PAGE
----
How Does Medicare Work? The Lowdown
Health care costs are one of the greatest concerns and challenges retirees face. There’s a lot of uncertainty and misinformation around what Medicare does — and doesn’t do — for retirees.
There are two reasons for this. First, Medicare is complex and involves several options that can greatly affect your coverage. Second, some people may have a vested interest, steering retirees toward a solution based on financial gain. Sometimes this results in information that is either less than accurate or less than direct.
So how does Medicare work? It’s a federally funded insurance program that provides coverage to most people over the age of 65.
Coverage is available regardless of income, although income may affect some costs.
Medicare also covers some younger people on disability and people with end-stage renal disease (kidney failure).
Meanwhile, Medicaid is an assistance program providing health benefits to people of all ages, including children. The states run this program, but it’s subject to federal guidelines. Some people are dual eligible, qualifying for both programs.
How Does Medicare Work? An Overview
There are different pieces to Medicare, covering hospital insurance, medical insurance, and prescription drugs. Hospital insurance is provided under Part A, and medical insurance under Part B. Part C is an optional replacement for Parts A and B provided by individual insurance companies. Part D covers prescription drugs and can be used either stand-alone with the other plans or incorporated into a Part C plan that includes Part D. The coverages provided under Parts A and B are often referred to as “original Medicare.”
Most people become eligible at age 65. You have a seven-month window in which to enroll. The period begins three months before the month you turn 65, includes the month you turn 65, and ends three months later. If you enroll during one of the three months before you turn 65, coverage will begin on the first of the month in which you reach that age. If you enroll during one of the other four eligibility months, your coverage will begin on the first of the next month after the month you enroll.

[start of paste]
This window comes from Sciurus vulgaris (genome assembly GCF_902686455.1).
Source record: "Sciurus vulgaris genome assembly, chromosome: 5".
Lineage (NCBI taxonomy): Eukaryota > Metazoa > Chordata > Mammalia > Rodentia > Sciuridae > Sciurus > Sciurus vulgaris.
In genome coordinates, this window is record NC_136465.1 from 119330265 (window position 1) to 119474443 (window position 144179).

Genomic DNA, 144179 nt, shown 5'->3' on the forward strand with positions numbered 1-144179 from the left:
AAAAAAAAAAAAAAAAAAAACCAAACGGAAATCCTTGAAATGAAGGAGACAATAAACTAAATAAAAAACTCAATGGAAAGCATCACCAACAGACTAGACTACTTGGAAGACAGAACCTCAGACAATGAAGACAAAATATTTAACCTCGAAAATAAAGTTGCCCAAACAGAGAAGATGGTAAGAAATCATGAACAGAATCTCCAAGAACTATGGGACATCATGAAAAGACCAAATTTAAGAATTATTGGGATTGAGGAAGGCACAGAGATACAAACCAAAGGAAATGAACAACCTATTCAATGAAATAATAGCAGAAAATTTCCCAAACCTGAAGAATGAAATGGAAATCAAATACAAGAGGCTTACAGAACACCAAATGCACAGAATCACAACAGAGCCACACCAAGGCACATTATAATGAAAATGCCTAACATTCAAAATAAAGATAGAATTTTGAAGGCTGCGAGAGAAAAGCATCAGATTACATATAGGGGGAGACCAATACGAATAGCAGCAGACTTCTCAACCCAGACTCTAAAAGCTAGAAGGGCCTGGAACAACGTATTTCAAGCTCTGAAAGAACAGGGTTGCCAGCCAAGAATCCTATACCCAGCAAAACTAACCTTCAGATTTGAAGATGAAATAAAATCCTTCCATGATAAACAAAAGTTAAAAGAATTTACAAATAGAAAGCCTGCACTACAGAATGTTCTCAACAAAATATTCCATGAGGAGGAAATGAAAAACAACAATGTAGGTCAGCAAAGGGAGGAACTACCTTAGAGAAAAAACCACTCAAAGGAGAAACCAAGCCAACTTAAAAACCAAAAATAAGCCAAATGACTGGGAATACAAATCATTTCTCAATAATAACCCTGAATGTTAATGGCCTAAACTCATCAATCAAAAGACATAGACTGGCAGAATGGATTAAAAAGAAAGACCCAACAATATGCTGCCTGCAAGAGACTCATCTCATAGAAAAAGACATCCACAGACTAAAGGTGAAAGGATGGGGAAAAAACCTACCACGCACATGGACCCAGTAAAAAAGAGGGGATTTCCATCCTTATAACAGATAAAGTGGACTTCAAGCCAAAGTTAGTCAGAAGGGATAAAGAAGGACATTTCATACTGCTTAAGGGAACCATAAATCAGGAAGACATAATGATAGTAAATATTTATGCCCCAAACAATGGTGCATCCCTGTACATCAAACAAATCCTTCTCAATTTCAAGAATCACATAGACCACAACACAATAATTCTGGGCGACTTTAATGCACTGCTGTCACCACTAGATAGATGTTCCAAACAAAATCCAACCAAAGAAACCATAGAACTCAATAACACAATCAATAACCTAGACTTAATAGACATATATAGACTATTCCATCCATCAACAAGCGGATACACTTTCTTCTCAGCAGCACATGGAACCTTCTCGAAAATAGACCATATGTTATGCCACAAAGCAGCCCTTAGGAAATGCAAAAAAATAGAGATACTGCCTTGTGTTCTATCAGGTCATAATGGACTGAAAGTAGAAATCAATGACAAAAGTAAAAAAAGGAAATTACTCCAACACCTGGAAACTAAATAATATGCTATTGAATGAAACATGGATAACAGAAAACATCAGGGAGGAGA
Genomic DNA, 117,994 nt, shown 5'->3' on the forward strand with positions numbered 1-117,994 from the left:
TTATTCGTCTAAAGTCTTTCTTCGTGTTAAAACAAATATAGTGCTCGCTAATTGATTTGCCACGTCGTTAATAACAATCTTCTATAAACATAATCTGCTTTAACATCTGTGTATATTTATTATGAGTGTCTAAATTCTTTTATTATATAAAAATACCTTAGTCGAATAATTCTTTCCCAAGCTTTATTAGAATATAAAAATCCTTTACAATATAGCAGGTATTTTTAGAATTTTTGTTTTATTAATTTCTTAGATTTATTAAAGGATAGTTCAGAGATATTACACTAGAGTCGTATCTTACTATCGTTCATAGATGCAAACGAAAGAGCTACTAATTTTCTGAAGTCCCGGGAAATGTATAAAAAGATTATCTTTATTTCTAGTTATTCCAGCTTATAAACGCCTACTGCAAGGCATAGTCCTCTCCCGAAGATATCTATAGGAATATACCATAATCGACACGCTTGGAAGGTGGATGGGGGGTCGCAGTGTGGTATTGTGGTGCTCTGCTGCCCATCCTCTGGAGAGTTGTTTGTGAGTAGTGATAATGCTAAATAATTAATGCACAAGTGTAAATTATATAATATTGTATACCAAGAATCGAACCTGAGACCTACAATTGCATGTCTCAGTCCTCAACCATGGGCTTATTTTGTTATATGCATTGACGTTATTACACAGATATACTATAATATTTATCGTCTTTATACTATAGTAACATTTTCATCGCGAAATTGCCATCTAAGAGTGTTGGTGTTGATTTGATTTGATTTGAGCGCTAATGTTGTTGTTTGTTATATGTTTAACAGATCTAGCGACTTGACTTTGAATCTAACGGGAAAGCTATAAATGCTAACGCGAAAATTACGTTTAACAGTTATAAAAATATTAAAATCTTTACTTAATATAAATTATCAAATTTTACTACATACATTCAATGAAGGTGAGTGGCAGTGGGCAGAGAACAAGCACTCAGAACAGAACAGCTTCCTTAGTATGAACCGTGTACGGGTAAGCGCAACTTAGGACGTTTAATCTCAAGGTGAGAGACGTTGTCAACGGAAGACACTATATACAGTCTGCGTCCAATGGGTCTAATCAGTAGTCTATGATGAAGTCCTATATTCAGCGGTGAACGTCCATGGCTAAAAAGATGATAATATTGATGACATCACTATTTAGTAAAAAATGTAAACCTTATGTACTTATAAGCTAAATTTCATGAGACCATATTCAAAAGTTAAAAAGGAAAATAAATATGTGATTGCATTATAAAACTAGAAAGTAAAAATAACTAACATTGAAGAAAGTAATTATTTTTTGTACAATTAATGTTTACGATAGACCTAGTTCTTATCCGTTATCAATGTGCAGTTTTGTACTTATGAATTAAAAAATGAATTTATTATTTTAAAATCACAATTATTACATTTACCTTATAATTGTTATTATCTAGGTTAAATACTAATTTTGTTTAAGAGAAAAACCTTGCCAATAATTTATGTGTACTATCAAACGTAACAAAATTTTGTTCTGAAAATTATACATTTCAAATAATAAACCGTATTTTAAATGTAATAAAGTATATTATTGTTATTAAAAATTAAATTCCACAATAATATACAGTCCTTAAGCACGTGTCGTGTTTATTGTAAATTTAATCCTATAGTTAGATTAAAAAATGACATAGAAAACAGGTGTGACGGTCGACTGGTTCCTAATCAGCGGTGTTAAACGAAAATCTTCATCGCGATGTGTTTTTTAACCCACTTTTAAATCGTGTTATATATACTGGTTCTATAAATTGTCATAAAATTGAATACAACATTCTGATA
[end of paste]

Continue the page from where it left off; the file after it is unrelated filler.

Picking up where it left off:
Medicare Part A
Medicare Part A covers inpatient hospital care, skilled nursing facility care, and hospice care. However, Medicare doesn’t cover custodial care in a nursing home or other facility. This is why people still need long-term care (nursing home) coverage.
You can choose your doctor or hospital and receive care from any provider who accepts Medicare. But keep in mind that there’s a difference between “accepting Medicare” and “accepting Medicare assignment.”
A doctor who accepts Medicare assignment has agreed to accept Medicare’s payment for their services. You can’t be charged more than your copayment for a covered service, presuming you have met your deductible. These doctors bill Medicare for you, and you can’t be charged for this service.
A doctor who accepts Medicare, but not assignment hasn’t agreed to limit their charges to Medicare’s coverage, although they’re limited by law in how much more they can charge. You may have to pay the doctor and file for reimbursement.
Most doctors who accept Medicare also accept assignment, but you should make certain in advance.
Most people receive Part A without paying a premium. Generally, if you qualify for Social Security, you qualify for premium-free Medicare Part A. You can receive premium-free Part A before you begin collecting Social Security if you are eligible and 65 or older.
Medicare Part B
Medicare Part B covers medically necessary and preventive services. A list of covered services is provided annually to each insured person. The costs of Part B services are generally shared. In other words, you will pay a deductible and copayments. Plan B covers ambulance services and durable medical equipment, such as crutches.
Medicare Part B isn’t generally free. Most people pay a premium of $134 per month. Some pay more based on income.